Danny Ainge got out of the house for a walk Thursday afternoon, a break from his normal routine at a time when life in the NBA – and everywhere else – is anything but normal.

The Celtics’ president of basketball operations is still putting in the hours, staying in touch with others in the organization and preparing for a draft with no certain date. The games have been stopped, too, and no one is sure when or, really, even if the COVID-19 crisis will abate enough for them to resume the 2019-20 season.

But Ainge and the Celtics have no choice but to put one foot in front of the other and move forward.

“I try to get outside,” he said over the phone as he took in the fresh air. “The weather’s been pretty good. But I’ve been going into the office. I’ve been the only one that’s at the facility, and mostly just watching film and walking inclines on the treadmill and walking the back stairway and doing some exercise. And then I come home and I have my two boys and their wives here with (wife) Michelle and I, which makes it fun.”

Ainge, who was out scouting college tournaments in Las Vegas when the NCAA and NBA games were stopped, hasn’t been tested for the coronavirus. Actually, around the Celtics, just the players and a few support people have. But only Marcus Smart has tested positive, and all others are doing well and are practicing proper social distancing.

“I feel great,” said Ainge, whose medical history includes two mild heart attacks – one in 2009 and another during last year’s playoffs. “I feel fine. There’s been no symptoms at all, so that’s good. And I haven’t had contact with anybody from our team since, like, March 1 or 2.”


No physical contact, that is.

“I’m in communication with people in the organization, including players, every day,” he said. “I think they’re doing really well. I mean, guys have their workouts. They’ve requested stationary bikes and weights and weight vests and bands so they can do all sorts of their workouts that our trainers are giving them. So, yeah, I think everybody’s following all of the rules, staying quarantined, and just keeping to themselves. It feels like, in my conversations with everybody, that they’re all doing well. They all seem pretty upbeat. I’m just trying to keep them motivated.”

In a larger sense, the pandemic is causing greater concern as the number of positive tests and casualties increases.

“I know that it feels really scary, and I know that it is scary for some, but I don’t feel really scared,” Ainge said. “I feel more concerned, I guess, with all of the people whose livelihoods are being taken away from them, and I think that that is scary. I’ve seen that happen to people in my life in times before. I remember I had a psychologist that I worked with in Phoenix tell me one time that the loss of a job and the loss of one’s wealth is more devastating to most than losing a loved one or getting divorced. And that really hit me. I went, wow, I didn’t realize that. And I’ve had a few friends that have had to file for bankruptcy in years past that I saw firsthand how devastating that was.

“Because we’re quarantined and we’re not out in the world right now, I can just imagine all the millions of people that have lost their jobs. And I think of just all the people that the NBA’s associated with, just from television to the airlines to restaurants and the stadium – there’s just so many people that are attached to just our industry, and there are so many huge industries bigger than the NBA. That worries me as much as all of our people that are getting sick, because it seems like most people are recovering.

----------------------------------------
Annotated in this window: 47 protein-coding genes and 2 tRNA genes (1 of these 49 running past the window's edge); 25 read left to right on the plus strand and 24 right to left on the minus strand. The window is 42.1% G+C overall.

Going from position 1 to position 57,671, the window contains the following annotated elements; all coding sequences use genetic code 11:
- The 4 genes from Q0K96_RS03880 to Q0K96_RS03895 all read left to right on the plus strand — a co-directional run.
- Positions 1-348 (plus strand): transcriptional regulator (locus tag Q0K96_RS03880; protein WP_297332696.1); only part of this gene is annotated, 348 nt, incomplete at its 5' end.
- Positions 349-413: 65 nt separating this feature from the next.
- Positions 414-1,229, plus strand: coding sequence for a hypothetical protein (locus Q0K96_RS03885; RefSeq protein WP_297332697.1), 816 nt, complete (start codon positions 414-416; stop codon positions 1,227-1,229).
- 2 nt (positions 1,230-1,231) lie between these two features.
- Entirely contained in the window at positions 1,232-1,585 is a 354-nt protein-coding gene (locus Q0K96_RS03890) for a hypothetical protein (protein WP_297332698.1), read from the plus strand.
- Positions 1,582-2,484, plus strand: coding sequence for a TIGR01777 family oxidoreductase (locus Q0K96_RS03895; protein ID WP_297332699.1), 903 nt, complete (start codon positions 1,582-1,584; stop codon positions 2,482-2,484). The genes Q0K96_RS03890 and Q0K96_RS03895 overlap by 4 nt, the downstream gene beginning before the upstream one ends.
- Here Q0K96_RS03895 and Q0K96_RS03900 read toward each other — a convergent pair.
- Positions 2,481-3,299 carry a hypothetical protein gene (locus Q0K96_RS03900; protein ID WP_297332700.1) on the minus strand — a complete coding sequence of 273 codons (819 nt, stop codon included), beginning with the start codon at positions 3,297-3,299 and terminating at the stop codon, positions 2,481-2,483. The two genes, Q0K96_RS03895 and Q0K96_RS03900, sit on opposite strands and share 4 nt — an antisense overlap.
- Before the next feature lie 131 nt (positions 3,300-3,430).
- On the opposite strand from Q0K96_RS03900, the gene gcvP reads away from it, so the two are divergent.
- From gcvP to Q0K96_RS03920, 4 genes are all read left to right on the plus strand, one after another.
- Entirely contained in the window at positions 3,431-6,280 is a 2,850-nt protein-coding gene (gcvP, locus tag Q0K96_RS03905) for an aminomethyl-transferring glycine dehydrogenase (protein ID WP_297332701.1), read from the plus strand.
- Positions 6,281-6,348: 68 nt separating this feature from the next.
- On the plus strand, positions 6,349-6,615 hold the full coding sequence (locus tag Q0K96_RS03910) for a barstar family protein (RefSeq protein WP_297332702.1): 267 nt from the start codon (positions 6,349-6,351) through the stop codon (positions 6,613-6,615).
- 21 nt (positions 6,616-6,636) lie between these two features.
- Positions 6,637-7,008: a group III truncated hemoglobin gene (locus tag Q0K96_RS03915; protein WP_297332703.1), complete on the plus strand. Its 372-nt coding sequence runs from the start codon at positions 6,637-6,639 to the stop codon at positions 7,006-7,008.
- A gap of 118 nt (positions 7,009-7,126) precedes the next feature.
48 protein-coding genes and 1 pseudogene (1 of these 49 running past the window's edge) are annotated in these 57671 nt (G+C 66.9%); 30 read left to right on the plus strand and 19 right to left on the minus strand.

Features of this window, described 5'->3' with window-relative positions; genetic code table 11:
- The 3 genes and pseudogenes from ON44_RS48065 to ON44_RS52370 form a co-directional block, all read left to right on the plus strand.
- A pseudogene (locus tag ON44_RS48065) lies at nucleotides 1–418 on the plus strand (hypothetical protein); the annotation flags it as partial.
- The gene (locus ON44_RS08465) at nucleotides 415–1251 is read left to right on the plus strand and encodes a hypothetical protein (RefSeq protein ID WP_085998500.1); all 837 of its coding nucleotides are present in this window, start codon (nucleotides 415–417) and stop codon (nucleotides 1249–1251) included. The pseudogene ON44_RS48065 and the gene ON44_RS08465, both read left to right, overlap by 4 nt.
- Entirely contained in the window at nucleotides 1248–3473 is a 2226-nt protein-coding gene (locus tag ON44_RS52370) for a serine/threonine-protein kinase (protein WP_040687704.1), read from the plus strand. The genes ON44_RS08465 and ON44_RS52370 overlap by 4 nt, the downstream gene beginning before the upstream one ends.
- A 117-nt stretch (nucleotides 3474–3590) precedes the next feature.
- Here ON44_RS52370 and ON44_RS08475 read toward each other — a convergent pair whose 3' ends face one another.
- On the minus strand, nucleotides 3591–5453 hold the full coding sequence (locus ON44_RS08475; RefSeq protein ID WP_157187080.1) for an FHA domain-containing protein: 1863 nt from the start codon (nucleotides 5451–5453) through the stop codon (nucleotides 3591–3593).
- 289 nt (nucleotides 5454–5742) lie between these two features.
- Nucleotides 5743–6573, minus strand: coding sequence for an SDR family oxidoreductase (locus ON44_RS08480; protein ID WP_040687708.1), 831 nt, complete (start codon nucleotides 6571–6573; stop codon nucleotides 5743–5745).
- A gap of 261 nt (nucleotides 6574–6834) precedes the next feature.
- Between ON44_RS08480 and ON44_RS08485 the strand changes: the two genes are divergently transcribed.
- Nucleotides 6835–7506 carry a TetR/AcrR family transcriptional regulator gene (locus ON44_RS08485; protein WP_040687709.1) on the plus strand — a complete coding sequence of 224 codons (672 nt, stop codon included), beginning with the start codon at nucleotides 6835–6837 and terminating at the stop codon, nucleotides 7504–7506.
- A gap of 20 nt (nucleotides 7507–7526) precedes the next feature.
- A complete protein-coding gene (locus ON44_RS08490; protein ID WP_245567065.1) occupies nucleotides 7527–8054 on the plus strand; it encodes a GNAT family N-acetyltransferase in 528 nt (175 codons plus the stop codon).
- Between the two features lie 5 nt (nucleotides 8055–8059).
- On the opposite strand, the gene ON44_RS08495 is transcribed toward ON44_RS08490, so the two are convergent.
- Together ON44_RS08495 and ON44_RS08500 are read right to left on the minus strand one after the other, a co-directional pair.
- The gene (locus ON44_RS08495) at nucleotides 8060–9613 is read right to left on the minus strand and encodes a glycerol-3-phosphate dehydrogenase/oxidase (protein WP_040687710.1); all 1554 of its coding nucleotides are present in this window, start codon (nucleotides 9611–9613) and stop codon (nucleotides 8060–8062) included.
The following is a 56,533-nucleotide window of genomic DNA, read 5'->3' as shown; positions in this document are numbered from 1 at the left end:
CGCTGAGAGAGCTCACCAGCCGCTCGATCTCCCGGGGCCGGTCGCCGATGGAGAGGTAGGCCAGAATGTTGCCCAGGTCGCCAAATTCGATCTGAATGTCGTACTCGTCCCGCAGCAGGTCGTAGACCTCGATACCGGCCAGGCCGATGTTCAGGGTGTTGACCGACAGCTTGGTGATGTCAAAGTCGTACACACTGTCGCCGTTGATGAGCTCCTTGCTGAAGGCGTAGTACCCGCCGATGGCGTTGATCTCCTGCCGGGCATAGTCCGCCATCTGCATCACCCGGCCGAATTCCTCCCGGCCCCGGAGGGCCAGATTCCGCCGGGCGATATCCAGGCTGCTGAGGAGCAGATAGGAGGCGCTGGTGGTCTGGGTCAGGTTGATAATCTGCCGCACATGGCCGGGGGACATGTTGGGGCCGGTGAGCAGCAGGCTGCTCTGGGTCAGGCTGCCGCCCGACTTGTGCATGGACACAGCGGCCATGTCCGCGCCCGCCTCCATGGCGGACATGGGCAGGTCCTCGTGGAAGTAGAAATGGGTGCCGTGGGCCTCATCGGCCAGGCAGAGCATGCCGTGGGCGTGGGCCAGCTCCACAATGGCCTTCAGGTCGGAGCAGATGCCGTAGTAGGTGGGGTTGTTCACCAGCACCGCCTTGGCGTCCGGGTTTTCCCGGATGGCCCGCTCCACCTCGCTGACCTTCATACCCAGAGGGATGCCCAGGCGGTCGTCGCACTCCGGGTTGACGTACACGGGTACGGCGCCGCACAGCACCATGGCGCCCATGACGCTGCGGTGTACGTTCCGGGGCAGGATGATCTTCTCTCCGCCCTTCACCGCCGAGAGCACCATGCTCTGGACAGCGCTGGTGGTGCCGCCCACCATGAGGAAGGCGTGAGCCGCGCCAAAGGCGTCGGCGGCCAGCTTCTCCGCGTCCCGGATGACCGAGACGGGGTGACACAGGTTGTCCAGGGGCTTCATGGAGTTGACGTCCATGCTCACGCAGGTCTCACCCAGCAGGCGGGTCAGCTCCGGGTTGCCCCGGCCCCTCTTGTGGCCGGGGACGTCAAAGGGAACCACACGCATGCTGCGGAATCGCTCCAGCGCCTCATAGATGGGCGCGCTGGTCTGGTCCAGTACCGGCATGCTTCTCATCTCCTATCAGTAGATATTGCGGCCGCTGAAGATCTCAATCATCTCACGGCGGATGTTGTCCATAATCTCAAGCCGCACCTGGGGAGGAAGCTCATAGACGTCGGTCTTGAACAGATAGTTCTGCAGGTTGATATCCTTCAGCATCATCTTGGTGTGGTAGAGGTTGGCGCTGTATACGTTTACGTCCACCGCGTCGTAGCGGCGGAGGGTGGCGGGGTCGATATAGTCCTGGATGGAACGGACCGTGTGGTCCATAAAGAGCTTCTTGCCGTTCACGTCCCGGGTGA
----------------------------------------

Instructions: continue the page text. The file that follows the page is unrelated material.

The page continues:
“And hopefully we can figure out a cure for this disease quick, and hopefully our hospitals don’t get too overrun too fast, so we can catch up with the amount of people that are sick and we can make sure that people are being cared for properly and that our healthcare workers have a chance for success.”


As for whether he subscribes to the president’s statement that the U.S. “cannot let the cure be worse than the problem itself,” Ainge replied, “No, I’m not saying that exactly. Listen, I think that we have to cure the disease. I don’t know what more can be done, you know, doing social distancing, people being quarantined, businesses being shut down, beaches and parks (being closed). And I know that there was a poll I heard yesterday that, like, 90 percent of the people claim that they’re following it. At least that’s encouraging.”

Ainge, meanwhile, is trying to handle the situation well psychologically. The fact he generally adheres to no set routine may be working in his favor during these days of uncertainty and change.

“I’m doing good,” he said. “The role of my job is I’m always trying to figure out where I need to be. Do I need to be at a college game, at an international game, with the team, at practice, with my coaches, with a few of the players, up in Portland, Maine? I mean, where do I need to be? So I don’t really work on schedules. I plan out my trips, but as Frank (Burke, Celtics’ director of basketball administration) will tell you, I change flights more than anybody that he knows.

“You just have to adapt to what is needed at that moment, whereas as coaches are going crazy, because they’re used to having and following a schedule. Everything’s laid out in front of them on when they’re going to practice and when they’re going to take a plane to this city. They live on schedules, so it’s completely different for me than it is for them. I’m used to adapting more, and they’re learning about having to adapt under these circumstances.”

No one is clear on how those circumstances will shake out in the coming weeks and months, so for now Ainge will continue to work and walk – occasionally at the same time

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